‘Humanist marriages should be legally recognised in England and Wales’, says a May 2018 report (pdf) from the All Party Parliamentary Humanist Group.
This report looks into the legal recognition of humanist marriage in
England and Wales.
The report finds:
- Parliament almost passed legal recognition during the passage of the Marriage (Same Sex Couples) Act 2013, but the Government instead saw the Act amended to mandate a public consultation first as well as take the power to bring in humanist marriage by statutory instrument
- The main concern of the Ministry of Justice and Law Commission appeared to be inconsistencies around venues. Humanists UK wishes to be able to marry people outdoors, which most religious groups cannot. But three religious groups can in fact already do this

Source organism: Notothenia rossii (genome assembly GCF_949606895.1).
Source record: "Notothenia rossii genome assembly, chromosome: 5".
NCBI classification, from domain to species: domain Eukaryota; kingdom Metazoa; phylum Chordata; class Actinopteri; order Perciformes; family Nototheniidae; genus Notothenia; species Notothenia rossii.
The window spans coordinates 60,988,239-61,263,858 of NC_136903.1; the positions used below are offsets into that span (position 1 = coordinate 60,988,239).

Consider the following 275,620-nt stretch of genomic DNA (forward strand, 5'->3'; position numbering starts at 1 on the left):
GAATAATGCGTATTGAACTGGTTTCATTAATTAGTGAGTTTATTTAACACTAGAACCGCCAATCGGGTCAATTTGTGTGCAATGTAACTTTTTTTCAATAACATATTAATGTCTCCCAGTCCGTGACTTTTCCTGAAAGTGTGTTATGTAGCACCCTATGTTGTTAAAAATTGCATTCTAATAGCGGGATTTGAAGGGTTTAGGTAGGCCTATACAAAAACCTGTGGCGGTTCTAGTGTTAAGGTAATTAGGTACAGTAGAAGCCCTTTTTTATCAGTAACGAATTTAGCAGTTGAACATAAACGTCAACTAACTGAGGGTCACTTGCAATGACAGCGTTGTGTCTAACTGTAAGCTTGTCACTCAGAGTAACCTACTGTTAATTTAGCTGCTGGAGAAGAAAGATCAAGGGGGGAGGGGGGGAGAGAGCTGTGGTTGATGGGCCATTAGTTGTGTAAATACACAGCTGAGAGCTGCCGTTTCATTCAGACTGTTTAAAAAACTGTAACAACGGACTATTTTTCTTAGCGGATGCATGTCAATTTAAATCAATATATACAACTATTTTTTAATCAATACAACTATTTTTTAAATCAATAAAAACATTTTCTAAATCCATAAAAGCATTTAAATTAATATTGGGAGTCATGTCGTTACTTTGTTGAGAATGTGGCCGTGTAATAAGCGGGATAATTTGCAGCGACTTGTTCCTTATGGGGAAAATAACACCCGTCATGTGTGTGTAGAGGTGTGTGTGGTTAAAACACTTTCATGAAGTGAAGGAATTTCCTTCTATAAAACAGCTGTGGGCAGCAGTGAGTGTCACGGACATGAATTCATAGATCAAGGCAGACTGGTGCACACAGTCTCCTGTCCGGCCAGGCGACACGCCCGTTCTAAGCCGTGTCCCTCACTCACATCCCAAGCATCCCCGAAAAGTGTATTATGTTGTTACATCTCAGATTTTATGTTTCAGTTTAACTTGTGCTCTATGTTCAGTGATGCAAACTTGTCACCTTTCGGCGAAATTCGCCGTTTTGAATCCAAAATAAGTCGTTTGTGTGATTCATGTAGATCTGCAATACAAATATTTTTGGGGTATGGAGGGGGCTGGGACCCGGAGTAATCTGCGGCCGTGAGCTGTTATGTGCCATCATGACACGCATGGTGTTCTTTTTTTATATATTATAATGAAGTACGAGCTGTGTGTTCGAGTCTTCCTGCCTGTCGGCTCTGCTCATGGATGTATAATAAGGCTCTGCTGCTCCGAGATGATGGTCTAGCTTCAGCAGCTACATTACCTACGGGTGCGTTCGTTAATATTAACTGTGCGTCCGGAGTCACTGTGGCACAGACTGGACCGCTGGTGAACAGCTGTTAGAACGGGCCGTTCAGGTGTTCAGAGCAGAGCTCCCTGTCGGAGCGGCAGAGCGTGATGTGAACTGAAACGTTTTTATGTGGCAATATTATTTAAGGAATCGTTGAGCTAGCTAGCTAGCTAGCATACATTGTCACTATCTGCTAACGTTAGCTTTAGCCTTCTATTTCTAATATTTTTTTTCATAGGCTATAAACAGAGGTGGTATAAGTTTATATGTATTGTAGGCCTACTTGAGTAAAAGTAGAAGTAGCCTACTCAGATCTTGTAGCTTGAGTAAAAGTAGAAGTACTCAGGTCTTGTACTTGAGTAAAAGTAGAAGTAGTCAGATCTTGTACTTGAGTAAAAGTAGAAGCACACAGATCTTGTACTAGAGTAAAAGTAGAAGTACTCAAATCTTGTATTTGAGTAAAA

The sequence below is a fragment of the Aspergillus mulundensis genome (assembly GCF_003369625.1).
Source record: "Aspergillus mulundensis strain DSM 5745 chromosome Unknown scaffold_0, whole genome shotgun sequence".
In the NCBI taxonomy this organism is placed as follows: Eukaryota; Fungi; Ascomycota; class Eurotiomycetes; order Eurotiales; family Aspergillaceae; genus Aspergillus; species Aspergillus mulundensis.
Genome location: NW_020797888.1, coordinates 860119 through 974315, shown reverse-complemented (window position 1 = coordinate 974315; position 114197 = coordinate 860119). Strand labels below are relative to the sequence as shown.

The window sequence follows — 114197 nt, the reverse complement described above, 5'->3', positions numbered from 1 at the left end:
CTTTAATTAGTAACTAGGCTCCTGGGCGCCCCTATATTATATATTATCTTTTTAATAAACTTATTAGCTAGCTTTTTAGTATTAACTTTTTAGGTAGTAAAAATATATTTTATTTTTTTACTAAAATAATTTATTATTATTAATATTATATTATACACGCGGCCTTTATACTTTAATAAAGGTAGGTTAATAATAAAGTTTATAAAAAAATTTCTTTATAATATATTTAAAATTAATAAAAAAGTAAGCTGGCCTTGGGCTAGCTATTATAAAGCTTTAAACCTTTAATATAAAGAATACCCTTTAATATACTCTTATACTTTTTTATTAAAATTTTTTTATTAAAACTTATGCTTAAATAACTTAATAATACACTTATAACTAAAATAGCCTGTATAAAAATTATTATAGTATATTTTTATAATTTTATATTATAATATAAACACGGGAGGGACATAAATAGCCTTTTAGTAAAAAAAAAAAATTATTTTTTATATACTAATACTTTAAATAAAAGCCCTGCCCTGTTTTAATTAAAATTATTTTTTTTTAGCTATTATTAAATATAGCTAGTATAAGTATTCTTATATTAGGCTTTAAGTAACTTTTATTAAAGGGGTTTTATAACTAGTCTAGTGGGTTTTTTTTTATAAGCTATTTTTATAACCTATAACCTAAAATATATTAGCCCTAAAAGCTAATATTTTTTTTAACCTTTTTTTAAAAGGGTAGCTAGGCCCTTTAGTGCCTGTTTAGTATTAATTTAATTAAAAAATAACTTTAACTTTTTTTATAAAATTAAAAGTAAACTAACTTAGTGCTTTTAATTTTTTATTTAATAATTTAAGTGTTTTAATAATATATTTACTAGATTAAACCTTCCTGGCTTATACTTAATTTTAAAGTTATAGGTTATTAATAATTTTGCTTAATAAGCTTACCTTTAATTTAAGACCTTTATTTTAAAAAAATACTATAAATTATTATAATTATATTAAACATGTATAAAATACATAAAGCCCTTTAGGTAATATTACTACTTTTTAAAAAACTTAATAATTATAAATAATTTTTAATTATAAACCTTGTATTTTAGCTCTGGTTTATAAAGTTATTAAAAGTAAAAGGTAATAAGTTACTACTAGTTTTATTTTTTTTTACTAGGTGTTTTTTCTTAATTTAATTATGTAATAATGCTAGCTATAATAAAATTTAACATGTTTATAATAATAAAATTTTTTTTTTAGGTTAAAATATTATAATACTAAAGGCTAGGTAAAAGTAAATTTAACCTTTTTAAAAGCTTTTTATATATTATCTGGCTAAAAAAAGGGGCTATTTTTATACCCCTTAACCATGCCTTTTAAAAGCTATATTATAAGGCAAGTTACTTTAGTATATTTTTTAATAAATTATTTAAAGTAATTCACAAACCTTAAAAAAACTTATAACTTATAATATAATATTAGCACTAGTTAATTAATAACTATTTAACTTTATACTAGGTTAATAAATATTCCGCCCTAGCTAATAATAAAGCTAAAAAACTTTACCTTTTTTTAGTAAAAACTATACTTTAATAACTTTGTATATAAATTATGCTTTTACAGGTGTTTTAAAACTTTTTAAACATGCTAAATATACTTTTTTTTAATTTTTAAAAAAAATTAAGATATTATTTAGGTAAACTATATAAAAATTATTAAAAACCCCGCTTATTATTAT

- In Scotland, humanist marriages gained legal recognition in 2005, and have risen in number from 85 in the first year to over 4,900 in 2016.
The report recommends:
- The Government to lay an Order under section 14 of the Marriage (Same Sex Couples) Act 2013 for legal recognition of marriages conducted by Humanists UK
- Local authorities are mindful of their obligation, under the public sector equality duty, to ‘remove or minimise disadvantages suffered by persons
who share a relevant protected characteristic that are connected to
that characteristic’, and this may mean taking steps to ensure that non statutory ceremonies are more readily available to humanist couples
- Local authorities that market non-statutory commercial ceremonies also need to ensure that they do not abuse their dominant position – as the only entities able to register legal marriages other than religious entities.